Basil Pesto

My basil is abundant and ready for pesto! This is an easy recipe that you make in the food processor and it freezes well. I’m making a large batch which is a good idea when you have this much basil. This pesto has excellent flavour and a vibrant colour thanks to the beautiful green ingredients. There are different kinds of pesto but Basil Pesto is my favourite. This version has a little something extra that helps keep the colour vibrant and also adds a little kick of extra nutrition.


The secret ingredient is spinach. It’s not typically used in traditional pesto but any chance to sneak in a little something to enhance the nutritional value of food is a great idea. There’s also a little parsley too. It’s optional but if you have some in your herb garden, toss in a handful.

Start by toasting some pine nuts. They’re expensive but you don’t need too much. I use 2/3 of a cup because that’s how much is in a 100 gram package. Some people substitute different kinds of nuts but I say they’re just being cheap!

Toasted Pine Nuts

Toasting nuts and seeds brings out their best flavour. Put them in a dry frying pan and toast over medium-low heat, watching them closely and shaking the pan, flipping them a few times to keep them moving around and evenly browning. Once they start to get a bit of colour and are giving off a nice aroma, remove them from the heat and let them cool. You can also toast them in the oven but you need to keep a close eye on them. I’ve left them a bit too long a few times and throwing out $15 worth of pine nuts is painful!

toasted pine nuts

These are nicely toasted and just need to cool while you assemble your other ingredients.

While they’re cooling, go out and pick the basil. Use a gentle hand and try to avoid the ones with cobwebs or bird poop. Fill your container with 8 cups, loosely packed. They do tend to bruise easily so don’t worry if you notice a few dark spots. The spinach will help hide that.

Give them a quick rinse and a good spin in the salad spinner. Do the same with the spinach and parsley.

basil pesto

It’s amazing how much water you remove from greens using a spinner. This is after a second spin, after already removing about a cup of water.

basil pesto

Now get all your other ingredients together. Peel and smash the garlic with the side of a knife. Actually reverse that. Smash the garlic with the side of a knife first, then the peel should come off easily. Smashing them before adding them to the food processor helps prevent them from getting stuck on the blade and not chopping up.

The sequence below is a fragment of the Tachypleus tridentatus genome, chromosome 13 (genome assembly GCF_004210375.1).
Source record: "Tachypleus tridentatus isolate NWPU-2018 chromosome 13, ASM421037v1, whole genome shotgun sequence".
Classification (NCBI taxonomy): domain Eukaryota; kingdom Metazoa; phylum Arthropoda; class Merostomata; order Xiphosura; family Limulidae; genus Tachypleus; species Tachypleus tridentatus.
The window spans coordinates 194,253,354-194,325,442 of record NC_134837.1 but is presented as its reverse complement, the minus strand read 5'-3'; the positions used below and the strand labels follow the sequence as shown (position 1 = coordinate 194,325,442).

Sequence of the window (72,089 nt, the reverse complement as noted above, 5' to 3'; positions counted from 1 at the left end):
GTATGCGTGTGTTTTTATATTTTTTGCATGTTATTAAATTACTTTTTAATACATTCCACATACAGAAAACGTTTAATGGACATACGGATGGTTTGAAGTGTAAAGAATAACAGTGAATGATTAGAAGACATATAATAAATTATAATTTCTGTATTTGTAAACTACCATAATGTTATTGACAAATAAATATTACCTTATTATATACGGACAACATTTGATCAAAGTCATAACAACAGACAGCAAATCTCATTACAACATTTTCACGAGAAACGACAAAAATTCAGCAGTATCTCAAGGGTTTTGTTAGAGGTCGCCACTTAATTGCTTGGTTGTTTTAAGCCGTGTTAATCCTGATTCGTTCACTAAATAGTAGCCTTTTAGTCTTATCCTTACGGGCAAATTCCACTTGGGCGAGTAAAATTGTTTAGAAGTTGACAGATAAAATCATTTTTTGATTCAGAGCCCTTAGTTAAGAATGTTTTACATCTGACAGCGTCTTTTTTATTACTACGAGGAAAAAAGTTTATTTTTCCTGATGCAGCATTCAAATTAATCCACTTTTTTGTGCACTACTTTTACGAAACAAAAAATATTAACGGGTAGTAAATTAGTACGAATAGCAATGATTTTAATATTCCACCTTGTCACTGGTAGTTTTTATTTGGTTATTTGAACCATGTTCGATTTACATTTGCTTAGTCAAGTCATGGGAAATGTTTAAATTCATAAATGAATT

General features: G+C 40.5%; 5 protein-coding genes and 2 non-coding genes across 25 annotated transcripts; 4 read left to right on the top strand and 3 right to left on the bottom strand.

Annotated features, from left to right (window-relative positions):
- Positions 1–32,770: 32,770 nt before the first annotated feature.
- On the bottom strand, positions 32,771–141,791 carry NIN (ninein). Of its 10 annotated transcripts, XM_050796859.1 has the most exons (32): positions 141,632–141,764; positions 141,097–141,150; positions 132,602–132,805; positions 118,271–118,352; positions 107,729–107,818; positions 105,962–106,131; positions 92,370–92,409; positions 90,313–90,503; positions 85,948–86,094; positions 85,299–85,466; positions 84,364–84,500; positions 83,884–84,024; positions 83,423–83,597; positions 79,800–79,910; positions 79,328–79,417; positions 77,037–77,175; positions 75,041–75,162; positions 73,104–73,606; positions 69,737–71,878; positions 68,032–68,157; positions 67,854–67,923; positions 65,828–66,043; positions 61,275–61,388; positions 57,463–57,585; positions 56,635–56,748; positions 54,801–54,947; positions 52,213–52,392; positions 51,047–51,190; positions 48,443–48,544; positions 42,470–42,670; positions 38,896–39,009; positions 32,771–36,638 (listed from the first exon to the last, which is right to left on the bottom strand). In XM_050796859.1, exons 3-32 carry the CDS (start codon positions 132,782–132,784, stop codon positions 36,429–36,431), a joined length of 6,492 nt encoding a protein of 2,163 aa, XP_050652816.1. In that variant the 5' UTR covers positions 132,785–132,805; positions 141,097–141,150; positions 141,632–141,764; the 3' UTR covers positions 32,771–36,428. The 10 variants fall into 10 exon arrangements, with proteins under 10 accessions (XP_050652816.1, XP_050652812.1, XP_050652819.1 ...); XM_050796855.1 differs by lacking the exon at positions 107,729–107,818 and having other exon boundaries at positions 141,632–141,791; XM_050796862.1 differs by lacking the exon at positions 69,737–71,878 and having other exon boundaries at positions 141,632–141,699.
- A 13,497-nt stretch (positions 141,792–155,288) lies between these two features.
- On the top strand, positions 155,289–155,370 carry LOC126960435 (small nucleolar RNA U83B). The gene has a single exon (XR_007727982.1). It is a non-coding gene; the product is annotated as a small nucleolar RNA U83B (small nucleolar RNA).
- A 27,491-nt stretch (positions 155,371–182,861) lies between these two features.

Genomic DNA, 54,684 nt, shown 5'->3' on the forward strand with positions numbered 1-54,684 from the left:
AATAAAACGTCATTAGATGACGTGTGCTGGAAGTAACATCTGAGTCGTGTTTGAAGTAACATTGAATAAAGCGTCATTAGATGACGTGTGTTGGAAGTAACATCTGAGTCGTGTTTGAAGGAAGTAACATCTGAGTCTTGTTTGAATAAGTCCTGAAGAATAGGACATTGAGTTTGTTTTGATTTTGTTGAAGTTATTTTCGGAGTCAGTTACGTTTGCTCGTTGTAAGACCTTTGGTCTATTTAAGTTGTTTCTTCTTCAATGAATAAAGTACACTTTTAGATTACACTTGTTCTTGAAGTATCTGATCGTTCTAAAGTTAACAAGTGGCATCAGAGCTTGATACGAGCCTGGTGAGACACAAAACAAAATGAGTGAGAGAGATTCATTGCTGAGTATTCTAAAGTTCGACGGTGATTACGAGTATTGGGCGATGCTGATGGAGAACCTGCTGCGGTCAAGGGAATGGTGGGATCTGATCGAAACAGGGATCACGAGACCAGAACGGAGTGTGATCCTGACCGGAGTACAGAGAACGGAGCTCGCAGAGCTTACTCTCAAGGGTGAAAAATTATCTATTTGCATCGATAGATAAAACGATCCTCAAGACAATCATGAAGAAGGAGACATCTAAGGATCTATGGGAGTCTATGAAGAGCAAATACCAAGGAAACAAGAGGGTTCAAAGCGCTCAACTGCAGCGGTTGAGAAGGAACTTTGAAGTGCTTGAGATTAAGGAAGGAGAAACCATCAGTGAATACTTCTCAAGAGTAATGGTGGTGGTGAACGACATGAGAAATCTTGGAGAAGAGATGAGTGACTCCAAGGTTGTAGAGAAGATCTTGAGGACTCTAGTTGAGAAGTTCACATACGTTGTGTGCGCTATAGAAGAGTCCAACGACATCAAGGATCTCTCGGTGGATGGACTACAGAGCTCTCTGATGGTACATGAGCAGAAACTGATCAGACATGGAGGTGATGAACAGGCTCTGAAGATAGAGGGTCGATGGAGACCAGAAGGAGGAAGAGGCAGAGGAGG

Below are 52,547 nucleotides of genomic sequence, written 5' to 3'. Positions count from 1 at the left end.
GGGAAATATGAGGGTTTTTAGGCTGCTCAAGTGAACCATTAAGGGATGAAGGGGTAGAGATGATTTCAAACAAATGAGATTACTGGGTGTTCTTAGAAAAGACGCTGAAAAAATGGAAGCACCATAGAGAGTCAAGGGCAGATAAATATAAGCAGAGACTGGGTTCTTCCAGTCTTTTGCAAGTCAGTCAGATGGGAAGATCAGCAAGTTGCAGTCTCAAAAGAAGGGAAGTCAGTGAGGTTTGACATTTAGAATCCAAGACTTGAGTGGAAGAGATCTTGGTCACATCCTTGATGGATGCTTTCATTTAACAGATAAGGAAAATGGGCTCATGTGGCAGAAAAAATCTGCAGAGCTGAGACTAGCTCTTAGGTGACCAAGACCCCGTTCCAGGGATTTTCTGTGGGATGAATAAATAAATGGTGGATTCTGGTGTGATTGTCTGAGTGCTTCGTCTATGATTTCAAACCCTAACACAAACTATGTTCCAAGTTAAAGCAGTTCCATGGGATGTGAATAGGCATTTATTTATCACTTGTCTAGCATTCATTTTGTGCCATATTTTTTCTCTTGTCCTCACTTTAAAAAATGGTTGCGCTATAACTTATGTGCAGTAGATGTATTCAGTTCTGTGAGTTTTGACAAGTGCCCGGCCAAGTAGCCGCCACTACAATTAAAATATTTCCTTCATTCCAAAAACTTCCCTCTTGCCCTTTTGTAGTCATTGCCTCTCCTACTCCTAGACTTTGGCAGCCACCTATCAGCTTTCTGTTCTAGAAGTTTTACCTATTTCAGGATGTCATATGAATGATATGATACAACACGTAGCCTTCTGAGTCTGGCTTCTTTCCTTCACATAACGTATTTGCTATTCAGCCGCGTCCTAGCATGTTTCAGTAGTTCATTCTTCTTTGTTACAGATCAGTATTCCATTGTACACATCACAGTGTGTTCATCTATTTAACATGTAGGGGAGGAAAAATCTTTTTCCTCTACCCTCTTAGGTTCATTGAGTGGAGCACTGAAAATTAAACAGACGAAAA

smashed garlic

I’m using 4 cloves because they’re huge, but the rule of thumb is 1 small clove per cup of basil.  That’s my rule.  You can add more or less, this isn’t chemistry! Just be sure to use REAL Parmesan cheese for best results.

Add the garlic and some salt to the food processor and pulse until well chopped.  You need more salt than you think. Even though there’s lots of salty Parmesan, you still need about a teaspoon of salt. Add your greens and pine nuts and pulse until finely chopped. You’ll have to add the greens in batches unless you have a giant food processor. Mine was a wedding gift from 30 years ago. The marriage only lasted 10 years but my retro Braun is still going strong!

Grate your parmesan, add to the processor and pulse a few times.

Now with the processor running, add the olive oil in a slow stream and run until well pureed. Squeeze a bit of lemon juice in and season with more salt and freshly ground black pepper.

basil pesto

I freeze this in small freezer bags in smaller portions, maybe about 1/3 of a cup.

basil pesto

Keep some to use right away.

How to make pesto pasta

Basil Pesto is excellent as a simple dressing for pasta (or my favourite….gnocchi!). Just cook any style pasta, save some of the cooking liquid, toss with a few tablespoons of pesto and add cooking liquid in small amounts until well blended and creamy. Top with more freshly grated parmesan and black pepper.

basil pesto pasta

Here’s the recipe:

Basil Pesto


8 C lightly packed basil leaves, rinsed and dried
1 handful Italian parsley and 1 handful baby spinach, rinsed and dried
4 large cloves garlic or 8 small
1½ C grated Parmigiano Reggiano cheese
⅔ C pine nuts, lightly toasted
1 C extra virgin olive oil
1-2 tsp lemon juice, about ¼ of a lemon
salt and pepper to taste


Lightly toast pine nuts in a frying pan over low-medium heat until they start to colour and have a nice aroma. Cool. Peel and crush garlic cloves. Add to processor with salt until well chopped. Add basil, parsley, spinach and pine nuts. Pulse until well chopped. Add in stages if necessary to make room. Add Parmesan and pulse a few times. Slowly pour stream of olive oil into processor while running until all ingredients are blended. Squeeze in lemon juice and freshly ground black pepper. Taste and season with more salt if necessary.

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